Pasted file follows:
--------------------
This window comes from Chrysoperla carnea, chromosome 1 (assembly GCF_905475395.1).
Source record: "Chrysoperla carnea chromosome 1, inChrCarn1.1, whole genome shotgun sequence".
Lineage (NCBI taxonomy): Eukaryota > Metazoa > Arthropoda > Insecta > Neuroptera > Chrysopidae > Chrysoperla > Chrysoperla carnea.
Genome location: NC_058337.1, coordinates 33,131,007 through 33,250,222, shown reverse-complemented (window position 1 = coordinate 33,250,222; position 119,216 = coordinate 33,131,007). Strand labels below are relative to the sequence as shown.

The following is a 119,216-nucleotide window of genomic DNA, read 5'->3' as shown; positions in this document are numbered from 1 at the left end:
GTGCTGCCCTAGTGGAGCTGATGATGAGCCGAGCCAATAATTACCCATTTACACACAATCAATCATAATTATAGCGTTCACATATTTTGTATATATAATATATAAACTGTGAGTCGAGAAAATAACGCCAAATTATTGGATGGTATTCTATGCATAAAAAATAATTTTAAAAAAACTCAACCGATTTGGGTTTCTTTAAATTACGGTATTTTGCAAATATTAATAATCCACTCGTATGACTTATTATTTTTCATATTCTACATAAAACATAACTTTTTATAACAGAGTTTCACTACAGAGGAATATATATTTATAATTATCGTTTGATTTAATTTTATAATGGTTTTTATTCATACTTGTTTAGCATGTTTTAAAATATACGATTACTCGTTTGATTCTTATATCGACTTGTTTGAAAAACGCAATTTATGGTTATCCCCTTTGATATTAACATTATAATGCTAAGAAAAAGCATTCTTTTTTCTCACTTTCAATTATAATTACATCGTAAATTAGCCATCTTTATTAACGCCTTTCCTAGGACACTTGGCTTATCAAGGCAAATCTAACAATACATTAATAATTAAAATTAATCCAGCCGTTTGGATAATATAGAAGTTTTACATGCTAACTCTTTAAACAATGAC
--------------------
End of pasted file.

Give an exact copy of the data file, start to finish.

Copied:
This window comes from Chrysoperla carnea, chromosome 1 (assembly GCF_905475395.1).
Source record: "Chrysoperla carnea chromosome 1, inChrCarn1.1, whole genome shotgun sequence".
Lineage (NCBI taxonomy): Eukaryota > Metazoa > Arthropoda > Insecta > Neuroptera > Chrysopidae > Chrysoperla > Chrysoperla carnea.
Genome location: NC_058337.1, coordinates 33,131,007 through 33,250,222, shown reverse-complemented (window position 1 = coordinate 33,250,222; position 119,216 = coordinate 33,131,007). Strand labels below are relative to the sequence as shown.

The following is a 119,216-nucleotide window of genomic DNA, read 5'->3' as shown; positions in this document are numbered from 1 at the left end:
GTGCTGCCCTAGTGGAGCTGATGATGAGCCGAGCCAATAATTACCCATTTACACACAATCAATCATAATTATAGCGTTCACATATTTTGTATATATAATATATAAACTGTGAGTCGAGAAAATAACGCCAAATTATTGGATGGTATTCTATGCATAAAAAATAATTTTAAAAAAACTCAACCGATTTGGGTTTCTTTAAATTACGGTATTTTGCAAATATTAATAATCCACTCGTATGACTTATTATTTTTCATATTCTACATAAAACATAACTTTTTATAACAGAGTTTCACTACAGAGGAATATATATTTATAATTATCGTTTGATTTAATTTTATAATGGTTTTTATTCATACTTGTTTAGCATGTTTTAAAATATACGATTACTCGTTTGATTCTTATATCGACTTGTTTGAAAAACGCAATTTATGGTTATCCCCTTTGATATTAACATTATAATGCTAAGAAAAAGCATTCTTTTTTCTCACTTTCAATTATAATTACATCGTAAATTAGCCATCTTTATTAACGCCTTTCCTAGGACACTTGGCTTATCAAGGCAAATCTAACAATACATTAATAATTAAAATTAATCCAGCCGTTTGGATAATATAGAAGTTTTACATGCTAACTCTTTAAACAATGAC